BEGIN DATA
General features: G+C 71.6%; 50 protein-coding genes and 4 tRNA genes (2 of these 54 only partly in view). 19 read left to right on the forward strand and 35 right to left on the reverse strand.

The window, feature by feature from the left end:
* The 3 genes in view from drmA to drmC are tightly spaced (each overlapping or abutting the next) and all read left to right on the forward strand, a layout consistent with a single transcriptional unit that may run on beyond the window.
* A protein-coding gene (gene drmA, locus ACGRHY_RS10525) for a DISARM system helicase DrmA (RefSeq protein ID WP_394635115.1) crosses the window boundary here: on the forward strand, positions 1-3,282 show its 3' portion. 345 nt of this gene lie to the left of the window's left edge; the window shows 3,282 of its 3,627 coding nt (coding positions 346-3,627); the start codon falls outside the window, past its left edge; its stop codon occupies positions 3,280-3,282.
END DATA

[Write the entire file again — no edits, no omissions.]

General features: G+C 71.6%; 50 protein-coding genes and 4 tRNA genes (2 of these 54 only partly in view). 19 read left to right on the forward strand and 35 right to left on the reverse strand.

The window, feature by feature from the left end:
* The 3 genes in view from drmA to drmC are tightly spaced (each overlapping or abutting the next) and all read left to right on the forward strand, a layout consistent with a single transcriptional unit that may run on beyond the window.
* A protein-coding gene (gene drmA, locus ACGRHY_RS10525) for a DISARM system helicase DrmA (RefSeq protein ID WP_394635115.1) crosses the window boundary here: on the forward strand, positions 1-3,282 show its 3' portion. 345 nt of this gene lie to the left of the window's left edge; the window shows 3,282 of its 3,627 coding nt (coding positions 346-3,627); the start codon falls outside the window, past its left edge; its stop codon occupies positions 3,280-3,282.